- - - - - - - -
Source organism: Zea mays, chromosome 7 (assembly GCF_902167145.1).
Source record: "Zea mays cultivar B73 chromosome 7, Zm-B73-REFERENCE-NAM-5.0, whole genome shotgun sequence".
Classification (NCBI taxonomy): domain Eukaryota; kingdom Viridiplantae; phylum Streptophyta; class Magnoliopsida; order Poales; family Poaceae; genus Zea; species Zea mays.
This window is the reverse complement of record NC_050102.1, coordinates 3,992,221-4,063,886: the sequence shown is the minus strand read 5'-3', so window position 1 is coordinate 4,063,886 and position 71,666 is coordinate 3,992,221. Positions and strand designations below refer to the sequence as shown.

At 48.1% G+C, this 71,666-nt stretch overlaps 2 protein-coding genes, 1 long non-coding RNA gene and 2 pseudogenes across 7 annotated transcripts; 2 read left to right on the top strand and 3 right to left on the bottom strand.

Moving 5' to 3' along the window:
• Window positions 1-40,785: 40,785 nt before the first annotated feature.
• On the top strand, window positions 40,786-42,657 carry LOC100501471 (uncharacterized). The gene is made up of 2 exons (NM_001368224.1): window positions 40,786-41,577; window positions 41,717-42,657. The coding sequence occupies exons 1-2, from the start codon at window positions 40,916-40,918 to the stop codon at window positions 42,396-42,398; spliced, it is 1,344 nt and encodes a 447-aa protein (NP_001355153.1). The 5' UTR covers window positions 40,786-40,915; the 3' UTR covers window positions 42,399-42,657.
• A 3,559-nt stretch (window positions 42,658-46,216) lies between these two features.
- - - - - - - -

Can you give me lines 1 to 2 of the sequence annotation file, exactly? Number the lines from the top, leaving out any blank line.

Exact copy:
Source organism: Zea mays, chromosome 7 (assembly GCF_902167145.1).
Source record: "Zea mays cultivar B73 chromosome 7, Zm-B73-REFERENCE-NAM-5.0, whole genome shotgun sequence".